Duc Ba Cathedral is located on Han Thuyen Street, facing down Dong Khoi Street, District 1, Ho Chi Minh City. Completed in 1880, the cathedral was built in a Western architectural style, it has a uniquely Eastern aspect. It was the symbol of the Western style and the spiritual and cultural crucible of the French presence in the Orient at that time.
The cathedral comprises of two main central bays with two sidereal corridors, with tall pillars and light coming in through sets of high windows, and a semi-circular shrine. The style follows a Roman pattern, although the outside contains some modifications: the cathedral’s vaults are Gothic, and a modern steel skeleton supports the whole building.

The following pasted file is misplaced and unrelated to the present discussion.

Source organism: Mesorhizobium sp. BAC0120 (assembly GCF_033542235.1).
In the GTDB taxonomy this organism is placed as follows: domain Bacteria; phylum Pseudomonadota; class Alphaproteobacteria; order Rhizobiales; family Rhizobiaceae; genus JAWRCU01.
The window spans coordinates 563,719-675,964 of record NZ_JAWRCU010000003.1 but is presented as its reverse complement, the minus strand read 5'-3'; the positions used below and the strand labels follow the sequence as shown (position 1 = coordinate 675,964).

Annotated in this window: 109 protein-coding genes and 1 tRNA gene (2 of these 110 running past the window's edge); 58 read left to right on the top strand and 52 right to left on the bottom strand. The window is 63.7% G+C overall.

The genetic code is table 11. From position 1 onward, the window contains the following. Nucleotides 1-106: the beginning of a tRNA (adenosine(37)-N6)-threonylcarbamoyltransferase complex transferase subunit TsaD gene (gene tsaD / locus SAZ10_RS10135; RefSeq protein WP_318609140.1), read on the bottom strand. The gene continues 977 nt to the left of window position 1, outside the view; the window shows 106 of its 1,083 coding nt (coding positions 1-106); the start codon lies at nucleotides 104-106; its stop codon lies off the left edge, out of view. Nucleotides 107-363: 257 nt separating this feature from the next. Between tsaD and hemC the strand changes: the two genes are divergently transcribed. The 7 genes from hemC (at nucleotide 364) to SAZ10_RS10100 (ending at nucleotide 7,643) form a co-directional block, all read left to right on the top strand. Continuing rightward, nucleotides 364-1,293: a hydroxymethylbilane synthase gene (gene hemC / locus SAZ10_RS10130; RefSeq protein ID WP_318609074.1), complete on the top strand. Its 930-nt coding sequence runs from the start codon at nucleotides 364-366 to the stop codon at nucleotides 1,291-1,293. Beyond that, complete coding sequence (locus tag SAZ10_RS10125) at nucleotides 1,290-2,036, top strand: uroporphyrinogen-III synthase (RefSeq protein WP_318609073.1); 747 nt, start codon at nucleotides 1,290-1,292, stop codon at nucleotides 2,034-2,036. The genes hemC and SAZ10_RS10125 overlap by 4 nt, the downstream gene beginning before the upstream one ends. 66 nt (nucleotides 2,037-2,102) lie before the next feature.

The cathedral is a much smaller than those in France, but it was the largest in the French empire. The interior is very large: the principal shrine and two additional bays are 93m long, and reach 35m in width at one point. The semi-circular shrine at the rear seats a choir during services, and there are five chapels. The walls are made of Bien Hoa granite, combined with red tiles from Marseilles, all without coating. Red tiles from France were also used on the roofs, but they were later replaced with tiles of equal quality from Phu Huu. Natural light streams in through stained-glass windows which were made by the Lorin Company from the French town of Sartre.